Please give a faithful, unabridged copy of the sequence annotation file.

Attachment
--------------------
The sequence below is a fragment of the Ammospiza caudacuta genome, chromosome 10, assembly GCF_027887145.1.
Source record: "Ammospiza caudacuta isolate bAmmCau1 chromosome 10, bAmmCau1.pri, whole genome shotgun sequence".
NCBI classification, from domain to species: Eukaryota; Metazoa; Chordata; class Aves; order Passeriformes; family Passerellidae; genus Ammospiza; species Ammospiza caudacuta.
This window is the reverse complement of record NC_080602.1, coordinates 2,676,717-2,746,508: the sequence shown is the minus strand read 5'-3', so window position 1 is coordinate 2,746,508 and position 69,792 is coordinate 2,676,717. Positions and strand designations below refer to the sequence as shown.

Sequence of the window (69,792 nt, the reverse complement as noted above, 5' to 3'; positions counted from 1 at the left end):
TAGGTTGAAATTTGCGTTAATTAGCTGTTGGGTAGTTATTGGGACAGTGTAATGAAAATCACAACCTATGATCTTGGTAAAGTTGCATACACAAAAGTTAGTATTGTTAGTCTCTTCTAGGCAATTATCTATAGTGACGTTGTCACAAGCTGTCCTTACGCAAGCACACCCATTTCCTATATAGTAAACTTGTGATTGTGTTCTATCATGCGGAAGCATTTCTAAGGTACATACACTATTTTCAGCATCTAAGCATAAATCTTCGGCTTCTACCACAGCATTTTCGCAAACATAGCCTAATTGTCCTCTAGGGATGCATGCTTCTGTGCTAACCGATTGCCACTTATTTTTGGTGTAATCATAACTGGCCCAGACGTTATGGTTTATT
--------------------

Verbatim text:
The sequence below is a fragment of the Ammospiza caudacuta genome, chromosome 10, assembly GCF_027887145.1.
Source record: "Ammospiza caudacuta isolate bAmmCau1 chromosome 10, bAmmCau1.pri, whole genome shotgun sequence".
NCBI classification, from domain to species: Eukaryota; Metazoa; Chordata; class Aves; order Passeriformes; family Passerellidae; genus Ammospiza; species Ammospiza caudacuta.
This window is the reverse complement of record NC_080602.1, coordinates 2,676,717-2,746,508: the sequence shown is the minus strand read 5'-3', so window position 1 is coordinate 2,746,508 and position 69,792 is coordinate 2,676,717. Positions and strand designations below refer to the sequence as shown.

Sequence of the window (69,792 nt, the reverse complement as noted above, 5' to 3'; positions counted from 1 at the left end):
TAGGTTGAAATTTGCGTTAATTAGCTGTTGGGTAGTTATTGGGACAGTGTAATGAAAATCACAACCTATGATCTTGGTAAAGTTGCATACACAAAAGTTAGTATTGTTAGTCTCTTCTAGGCAATTATCTATAGTGACGTTGTCACAAGCTGTCCTTACGCAAGCACACCCATTTCCTATATAGTAAACTTGTGATTGTGTTCTATCATGCGGAAGCATTTCTAAGGTACATACACTATTTTCAGCATCTAAGCATAAATCTTCGGCTTCTACCACAGCATTTTCGCAAACATAGCCTAATTGTCCTCTAGGGATGCATGCTTCTGTGCTAACCGATTGCCACTTATTTTTGGTGTAATCATAACTGGCCCAGACGTTATGGTTTATT